Sebastian Martin is a proud alum of LearnServe Ethiopia 2004, the very first LearnServe cohort of students and teachers to travel and serve abroad. That journey inspired his next decade of travel, community service, political activism, and eventually his calling for social entrepreneurship. In 2013, he founded Cambio Coffee – an organic, direct trade, specialty coffee company based in Shanghai, China. As a social enterprise, Cambio Coffee offers price premiums to small farmers and cooperatives, and reinvests 5% of its gross profits into development projects in coffee producing communities. As an emerging coffee brand in China, Cambio also offers spaces for cultural events, community empowerment, and charitable fundraising in its cafes. Sebastian has been a mentor and adviser to dozens of early stage entrepreneurs, a teacher of leadership to high school and university students, and the President of Fresh Start Shanghai – a Rotary club dedicated to empowering NGOs and social entrepreneurs in China. At LearnServe International’s 15th Anniversary Gala: Social Innovation Starts With You, he will be honored with our Entrepreneurship Award.
We recently spoke with Sebastian about his time with LearnServe, founding Cambio Coffee, and advice for young social entrepreneurs.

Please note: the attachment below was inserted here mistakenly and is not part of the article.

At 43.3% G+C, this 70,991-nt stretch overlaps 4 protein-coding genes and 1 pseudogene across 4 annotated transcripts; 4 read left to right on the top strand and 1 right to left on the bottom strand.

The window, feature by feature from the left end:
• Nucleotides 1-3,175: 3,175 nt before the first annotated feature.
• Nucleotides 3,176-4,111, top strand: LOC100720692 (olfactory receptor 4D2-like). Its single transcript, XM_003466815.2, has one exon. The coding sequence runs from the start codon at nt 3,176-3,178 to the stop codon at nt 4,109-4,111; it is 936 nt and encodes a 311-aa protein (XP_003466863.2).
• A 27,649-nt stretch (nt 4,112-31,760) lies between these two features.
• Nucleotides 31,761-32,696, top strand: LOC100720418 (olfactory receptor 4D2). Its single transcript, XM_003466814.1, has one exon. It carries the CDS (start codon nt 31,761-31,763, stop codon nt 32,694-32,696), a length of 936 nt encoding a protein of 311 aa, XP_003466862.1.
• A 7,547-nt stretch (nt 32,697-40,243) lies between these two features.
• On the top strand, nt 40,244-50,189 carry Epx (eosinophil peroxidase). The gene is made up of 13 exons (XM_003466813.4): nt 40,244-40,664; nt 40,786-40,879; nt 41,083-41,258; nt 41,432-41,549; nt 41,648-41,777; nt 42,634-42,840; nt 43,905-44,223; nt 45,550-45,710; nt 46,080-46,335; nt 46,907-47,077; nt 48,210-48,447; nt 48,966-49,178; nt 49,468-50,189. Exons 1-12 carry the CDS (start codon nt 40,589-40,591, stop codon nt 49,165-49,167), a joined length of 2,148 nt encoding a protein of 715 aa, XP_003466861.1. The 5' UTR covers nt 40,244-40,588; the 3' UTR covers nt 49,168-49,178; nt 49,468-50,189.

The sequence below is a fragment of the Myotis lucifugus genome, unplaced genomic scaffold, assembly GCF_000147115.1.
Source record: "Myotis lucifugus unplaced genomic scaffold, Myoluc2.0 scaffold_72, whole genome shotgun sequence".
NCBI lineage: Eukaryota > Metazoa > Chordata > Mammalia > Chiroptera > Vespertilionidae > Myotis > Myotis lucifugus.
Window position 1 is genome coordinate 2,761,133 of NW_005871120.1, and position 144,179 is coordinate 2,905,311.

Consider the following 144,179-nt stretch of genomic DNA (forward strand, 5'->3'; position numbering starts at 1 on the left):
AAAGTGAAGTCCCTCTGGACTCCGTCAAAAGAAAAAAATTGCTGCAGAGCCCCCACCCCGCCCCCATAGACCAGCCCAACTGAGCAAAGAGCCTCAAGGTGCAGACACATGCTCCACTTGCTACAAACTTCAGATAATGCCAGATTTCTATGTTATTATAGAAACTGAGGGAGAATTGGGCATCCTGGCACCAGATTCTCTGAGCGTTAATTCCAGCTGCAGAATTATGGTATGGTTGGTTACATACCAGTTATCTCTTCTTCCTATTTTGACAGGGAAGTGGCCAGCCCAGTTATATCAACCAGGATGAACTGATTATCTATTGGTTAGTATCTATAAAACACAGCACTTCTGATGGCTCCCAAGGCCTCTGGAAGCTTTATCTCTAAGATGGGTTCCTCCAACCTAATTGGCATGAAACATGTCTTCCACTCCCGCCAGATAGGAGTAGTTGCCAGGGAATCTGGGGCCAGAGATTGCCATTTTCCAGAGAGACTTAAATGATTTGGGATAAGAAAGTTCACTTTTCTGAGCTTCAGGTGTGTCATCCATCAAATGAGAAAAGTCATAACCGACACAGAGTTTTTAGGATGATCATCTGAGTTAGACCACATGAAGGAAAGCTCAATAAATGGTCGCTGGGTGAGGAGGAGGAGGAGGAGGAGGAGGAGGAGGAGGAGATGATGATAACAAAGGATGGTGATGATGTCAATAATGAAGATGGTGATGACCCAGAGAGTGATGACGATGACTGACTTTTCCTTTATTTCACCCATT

Did the LearnServe Ethiopia trip change aspects of how you interact with the world?
Absolutely. It’s hard to pinpoint one experience… the whole trip was transformative for me, and the collection of memories, and places, and people that I encountered all were important in changing my worldview. Some experiences are more poignant, and I can still recall them clearly… playing with children and holding the most innocent infants at an AIDS orphanage, seeing a 6 AM sunrise and the most beautiful sprawling valley atop of one of the highest mountains in the area, witnessing the chaos of a food distribution center with people lined up around the block, being humbled by the quiet dignity of Ethiopian farmers toiling in the countryside, being welcomed into the home of a local villager to offer us potatoes, the dedication of local teachers in the schools we assisted, the beaming smile of a kid who wanted to know where I was from, getting to know Addis Ababa with local residents… all of these experiences helped crystallize my desire to dedicate my life to helping others. After Ethiopia, part of me wanted to start a movement, a revolution, some world-changing innovation; and another part of me was incredibly humbled and content with starting a small initiative, convinced that if I could improve even one person or family, my work would be meaningful. The trip opened up my mind to the realities of developing countries beyond the Bolivia of my youth where I visited family. It made me aware of a global human narrative, of a commonality between all people, and of a struggle that involved all of us – facts that many people in the US seemed unaware of. It made me more empathetic and helped define my life’s purpose of wanting to create change and improve the lives of others. I hope a positive and empowering legacy continues long after I’m gone.